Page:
Some history for context

Before people can change things there needs to be an understanding of what is currently in place and why it isn’t working. The most glaring failures of the economic systems imposed on the world is that they fundamentally rely on the unsustainable assertion of never ending growth and the belief that money in/money out is the only way to measure progress. You do not need to be an economist, maybe it is better not to be one, to see that this won’t work on a finite planet. 

Governance of the global economy – briefly

The governance functions of today’s global economy are divided between the Bretton Woods Agreement (now, possibly the “Washington Consensus” or some other manifestation) and the United Nations System of National Accounts which is the basis for a country’s GDP calculations.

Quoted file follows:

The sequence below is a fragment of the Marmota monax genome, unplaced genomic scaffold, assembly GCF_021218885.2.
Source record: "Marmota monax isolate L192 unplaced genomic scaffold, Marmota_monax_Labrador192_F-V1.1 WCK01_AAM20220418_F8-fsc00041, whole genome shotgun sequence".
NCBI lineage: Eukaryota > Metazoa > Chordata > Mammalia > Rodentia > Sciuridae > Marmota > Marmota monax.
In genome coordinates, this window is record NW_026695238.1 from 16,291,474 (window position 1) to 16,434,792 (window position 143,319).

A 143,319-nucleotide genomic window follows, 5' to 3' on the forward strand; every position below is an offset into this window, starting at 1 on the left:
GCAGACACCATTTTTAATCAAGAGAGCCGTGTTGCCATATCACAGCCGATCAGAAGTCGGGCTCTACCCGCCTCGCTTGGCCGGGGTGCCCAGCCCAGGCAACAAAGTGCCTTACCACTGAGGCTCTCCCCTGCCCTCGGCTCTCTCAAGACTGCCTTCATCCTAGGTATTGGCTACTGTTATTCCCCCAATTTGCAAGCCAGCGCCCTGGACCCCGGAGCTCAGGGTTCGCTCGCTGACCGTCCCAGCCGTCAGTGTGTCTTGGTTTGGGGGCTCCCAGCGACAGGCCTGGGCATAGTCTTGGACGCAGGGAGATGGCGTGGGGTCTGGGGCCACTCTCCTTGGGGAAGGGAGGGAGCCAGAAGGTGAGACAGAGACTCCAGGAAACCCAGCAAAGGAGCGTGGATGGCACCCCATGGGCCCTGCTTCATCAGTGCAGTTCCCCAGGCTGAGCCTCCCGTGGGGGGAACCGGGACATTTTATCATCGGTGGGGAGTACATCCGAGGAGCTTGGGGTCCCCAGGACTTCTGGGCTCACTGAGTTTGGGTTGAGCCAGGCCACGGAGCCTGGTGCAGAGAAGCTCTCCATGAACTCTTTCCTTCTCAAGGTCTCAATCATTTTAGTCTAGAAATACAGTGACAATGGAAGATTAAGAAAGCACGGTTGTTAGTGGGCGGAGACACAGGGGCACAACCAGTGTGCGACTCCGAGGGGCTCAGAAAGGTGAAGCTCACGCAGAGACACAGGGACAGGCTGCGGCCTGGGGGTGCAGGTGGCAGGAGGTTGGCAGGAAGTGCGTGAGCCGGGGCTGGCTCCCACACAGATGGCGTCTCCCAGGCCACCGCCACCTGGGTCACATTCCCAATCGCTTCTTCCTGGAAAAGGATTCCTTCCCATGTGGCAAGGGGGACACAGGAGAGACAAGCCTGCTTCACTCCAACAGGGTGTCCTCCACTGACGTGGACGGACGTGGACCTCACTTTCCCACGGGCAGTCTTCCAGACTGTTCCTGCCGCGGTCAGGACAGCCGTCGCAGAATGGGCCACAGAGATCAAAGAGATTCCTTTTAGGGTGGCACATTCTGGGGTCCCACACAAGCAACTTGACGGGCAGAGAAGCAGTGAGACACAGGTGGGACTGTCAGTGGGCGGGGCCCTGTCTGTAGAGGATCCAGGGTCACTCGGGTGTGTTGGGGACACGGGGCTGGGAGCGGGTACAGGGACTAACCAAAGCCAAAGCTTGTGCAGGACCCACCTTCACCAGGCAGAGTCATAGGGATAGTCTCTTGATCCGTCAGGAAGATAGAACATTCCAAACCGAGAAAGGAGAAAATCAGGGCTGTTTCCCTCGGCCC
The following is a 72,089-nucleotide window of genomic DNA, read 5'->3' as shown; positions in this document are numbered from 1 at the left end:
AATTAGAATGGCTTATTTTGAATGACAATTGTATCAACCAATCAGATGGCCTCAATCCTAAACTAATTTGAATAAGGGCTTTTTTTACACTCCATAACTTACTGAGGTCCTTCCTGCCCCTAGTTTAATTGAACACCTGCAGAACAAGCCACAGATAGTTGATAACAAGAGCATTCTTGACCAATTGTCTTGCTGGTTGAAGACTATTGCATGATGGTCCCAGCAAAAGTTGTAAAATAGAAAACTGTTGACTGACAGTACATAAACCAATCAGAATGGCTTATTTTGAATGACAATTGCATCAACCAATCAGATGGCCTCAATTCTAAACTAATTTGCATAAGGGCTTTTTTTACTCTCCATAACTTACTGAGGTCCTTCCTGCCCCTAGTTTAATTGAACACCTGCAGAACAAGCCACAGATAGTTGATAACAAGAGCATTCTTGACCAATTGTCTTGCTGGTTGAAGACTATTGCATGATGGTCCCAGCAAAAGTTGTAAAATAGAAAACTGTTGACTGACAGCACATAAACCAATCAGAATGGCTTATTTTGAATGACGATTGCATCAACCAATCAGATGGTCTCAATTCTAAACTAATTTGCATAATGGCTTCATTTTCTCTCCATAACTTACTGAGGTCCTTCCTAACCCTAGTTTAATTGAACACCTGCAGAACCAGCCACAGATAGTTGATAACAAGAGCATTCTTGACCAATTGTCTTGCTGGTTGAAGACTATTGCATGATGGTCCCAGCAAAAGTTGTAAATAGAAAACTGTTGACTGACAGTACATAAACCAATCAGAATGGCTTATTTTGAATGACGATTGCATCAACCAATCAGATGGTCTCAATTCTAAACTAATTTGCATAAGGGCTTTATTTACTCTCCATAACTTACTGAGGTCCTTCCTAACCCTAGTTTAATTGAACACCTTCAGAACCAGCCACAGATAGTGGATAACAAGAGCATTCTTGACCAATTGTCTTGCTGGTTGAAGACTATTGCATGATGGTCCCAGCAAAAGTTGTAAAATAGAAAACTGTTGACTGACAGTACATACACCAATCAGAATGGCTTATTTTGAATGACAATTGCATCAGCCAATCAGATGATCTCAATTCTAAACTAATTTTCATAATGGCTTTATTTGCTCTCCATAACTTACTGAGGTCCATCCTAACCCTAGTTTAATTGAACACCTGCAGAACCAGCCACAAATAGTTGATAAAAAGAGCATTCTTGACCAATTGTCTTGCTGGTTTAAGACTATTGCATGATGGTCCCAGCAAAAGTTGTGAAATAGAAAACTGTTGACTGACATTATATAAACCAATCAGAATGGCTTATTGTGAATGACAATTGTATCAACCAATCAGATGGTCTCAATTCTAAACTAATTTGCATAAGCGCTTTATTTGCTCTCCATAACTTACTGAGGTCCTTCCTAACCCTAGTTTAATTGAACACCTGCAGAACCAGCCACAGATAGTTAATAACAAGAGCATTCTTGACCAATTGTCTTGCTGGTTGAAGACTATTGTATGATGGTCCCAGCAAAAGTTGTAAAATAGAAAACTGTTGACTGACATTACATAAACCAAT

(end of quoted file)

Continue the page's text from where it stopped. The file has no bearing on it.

Bretton Woods Agreement: In July 1944 (only 71 years ago) the modern economic system came into being in Bretton Woods, New Hampshire, USA, where delegates from forty-four allied countries gathered to devise institutions meant to foster multilateral cooperation, financial stability and post-war economic reconstruction. The “ideas” (not laws cut in stone) discussed at this meeting came primarily from two men – John Keynes (Britain) and Harry White (USA). A central element of what Keynes and White were trying to create was a way to have stable exchange rates and prices and economic growth.

The plan involved nations agreeing to a system of fixed but adjustable exchange rates where the currencies were pegged against the dollar, with the dollar itself convertible into gold. So in effect this was a: gold – dollar exchange standard. Two international institutions, the International Monetary Fund (IMF) and the World Bank were created. A key part of their function was to replace private finance as a more reliable source of lending for investment projects in developing states.